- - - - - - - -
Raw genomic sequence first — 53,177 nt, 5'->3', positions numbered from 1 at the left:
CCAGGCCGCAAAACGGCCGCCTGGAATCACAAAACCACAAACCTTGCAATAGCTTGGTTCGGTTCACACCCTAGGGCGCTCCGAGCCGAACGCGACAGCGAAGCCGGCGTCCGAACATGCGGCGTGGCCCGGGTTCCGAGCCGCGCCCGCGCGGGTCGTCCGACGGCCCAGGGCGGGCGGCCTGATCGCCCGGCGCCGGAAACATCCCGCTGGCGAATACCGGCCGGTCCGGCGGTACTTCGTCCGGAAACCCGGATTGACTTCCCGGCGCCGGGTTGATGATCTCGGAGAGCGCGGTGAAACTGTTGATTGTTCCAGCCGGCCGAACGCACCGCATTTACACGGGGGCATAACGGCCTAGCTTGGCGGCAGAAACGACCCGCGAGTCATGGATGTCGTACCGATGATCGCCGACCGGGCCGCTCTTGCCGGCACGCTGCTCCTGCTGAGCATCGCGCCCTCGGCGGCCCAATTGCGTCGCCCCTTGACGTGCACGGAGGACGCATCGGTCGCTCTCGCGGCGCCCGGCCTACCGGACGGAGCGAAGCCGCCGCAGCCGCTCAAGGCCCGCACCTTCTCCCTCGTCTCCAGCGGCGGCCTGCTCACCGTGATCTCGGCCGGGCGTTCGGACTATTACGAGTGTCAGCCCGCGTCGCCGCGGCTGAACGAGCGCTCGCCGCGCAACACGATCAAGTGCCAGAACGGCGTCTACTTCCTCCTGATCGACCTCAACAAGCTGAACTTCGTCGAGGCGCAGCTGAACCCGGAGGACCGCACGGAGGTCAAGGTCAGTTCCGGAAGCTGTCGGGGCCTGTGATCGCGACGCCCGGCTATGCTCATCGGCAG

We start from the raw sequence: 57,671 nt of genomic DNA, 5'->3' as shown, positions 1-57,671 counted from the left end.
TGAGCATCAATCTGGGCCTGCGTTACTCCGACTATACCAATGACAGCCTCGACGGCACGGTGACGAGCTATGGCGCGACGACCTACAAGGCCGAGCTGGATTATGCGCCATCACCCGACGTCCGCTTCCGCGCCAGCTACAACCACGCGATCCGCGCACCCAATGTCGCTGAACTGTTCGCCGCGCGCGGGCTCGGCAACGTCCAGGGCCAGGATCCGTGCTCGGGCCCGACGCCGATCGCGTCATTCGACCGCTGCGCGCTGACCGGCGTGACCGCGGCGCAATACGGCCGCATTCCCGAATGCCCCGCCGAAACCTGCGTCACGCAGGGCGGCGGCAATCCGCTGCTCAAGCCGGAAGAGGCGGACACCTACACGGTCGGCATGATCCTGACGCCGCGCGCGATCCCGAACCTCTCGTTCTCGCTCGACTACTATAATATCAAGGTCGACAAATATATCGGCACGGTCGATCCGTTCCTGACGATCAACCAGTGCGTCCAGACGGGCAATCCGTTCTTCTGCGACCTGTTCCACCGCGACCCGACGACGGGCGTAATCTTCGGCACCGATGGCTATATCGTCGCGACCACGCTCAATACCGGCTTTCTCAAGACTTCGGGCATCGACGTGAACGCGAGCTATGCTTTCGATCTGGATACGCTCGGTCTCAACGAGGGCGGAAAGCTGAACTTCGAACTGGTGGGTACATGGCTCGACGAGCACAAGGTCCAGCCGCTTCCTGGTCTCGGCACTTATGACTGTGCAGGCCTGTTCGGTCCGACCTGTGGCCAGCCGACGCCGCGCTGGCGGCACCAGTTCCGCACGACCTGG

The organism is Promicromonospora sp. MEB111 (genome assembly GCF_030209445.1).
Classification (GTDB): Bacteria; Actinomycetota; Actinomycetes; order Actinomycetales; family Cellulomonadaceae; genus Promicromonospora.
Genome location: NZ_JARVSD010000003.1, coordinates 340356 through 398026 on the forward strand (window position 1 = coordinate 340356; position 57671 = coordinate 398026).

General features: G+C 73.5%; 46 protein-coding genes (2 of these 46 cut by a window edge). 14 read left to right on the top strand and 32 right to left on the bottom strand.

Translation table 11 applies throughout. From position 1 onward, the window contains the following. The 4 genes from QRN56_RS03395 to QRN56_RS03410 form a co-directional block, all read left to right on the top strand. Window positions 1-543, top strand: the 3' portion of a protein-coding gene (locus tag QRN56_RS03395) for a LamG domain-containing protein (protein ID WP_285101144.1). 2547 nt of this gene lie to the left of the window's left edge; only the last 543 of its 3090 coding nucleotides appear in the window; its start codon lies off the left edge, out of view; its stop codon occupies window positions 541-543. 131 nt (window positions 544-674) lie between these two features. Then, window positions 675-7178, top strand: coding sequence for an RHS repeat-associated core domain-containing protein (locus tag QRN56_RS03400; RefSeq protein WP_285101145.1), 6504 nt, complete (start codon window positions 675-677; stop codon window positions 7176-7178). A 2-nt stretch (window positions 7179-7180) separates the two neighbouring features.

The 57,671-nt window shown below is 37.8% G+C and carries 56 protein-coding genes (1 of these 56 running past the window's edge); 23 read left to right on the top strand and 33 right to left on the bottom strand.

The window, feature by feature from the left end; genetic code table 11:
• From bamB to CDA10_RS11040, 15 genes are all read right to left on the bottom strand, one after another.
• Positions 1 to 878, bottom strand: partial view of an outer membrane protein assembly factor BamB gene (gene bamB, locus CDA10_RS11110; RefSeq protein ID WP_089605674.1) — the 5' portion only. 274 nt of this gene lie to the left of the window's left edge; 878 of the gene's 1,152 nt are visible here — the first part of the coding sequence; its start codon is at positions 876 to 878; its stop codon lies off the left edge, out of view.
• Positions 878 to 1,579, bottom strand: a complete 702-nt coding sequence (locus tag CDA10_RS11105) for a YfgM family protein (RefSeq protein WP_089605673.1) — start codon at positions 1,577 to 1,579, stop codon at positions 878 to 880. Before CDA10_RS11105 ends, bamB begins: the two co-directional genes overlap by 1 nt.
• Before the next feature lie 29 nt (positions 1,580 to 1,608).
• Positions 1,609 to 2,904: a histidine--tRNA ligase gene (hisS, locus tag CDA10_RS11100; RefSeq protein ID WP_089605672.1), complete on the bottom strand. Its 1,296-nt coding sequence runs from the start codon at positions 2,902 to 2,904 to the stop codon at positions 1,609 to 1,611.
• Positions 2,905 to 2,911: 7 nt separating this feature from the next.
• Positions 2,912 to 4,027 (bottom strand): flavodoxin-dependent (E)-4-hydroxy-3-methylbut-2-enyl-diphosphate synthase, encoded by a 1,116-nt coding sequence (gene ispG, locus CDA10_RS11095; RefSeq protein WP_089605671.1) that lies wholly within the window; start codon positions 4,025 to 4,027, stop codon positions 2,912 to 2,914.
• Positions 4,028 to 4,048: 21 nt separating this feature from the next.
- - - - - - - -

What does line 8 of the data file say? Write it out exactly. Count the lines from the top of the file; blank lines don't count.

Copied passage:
General features: G+C 73.5%; 46 protein-coding genes (2 of these 46 cut by a window edge). 14 read left to right on the top strand and 32 right to left on the bottom strand.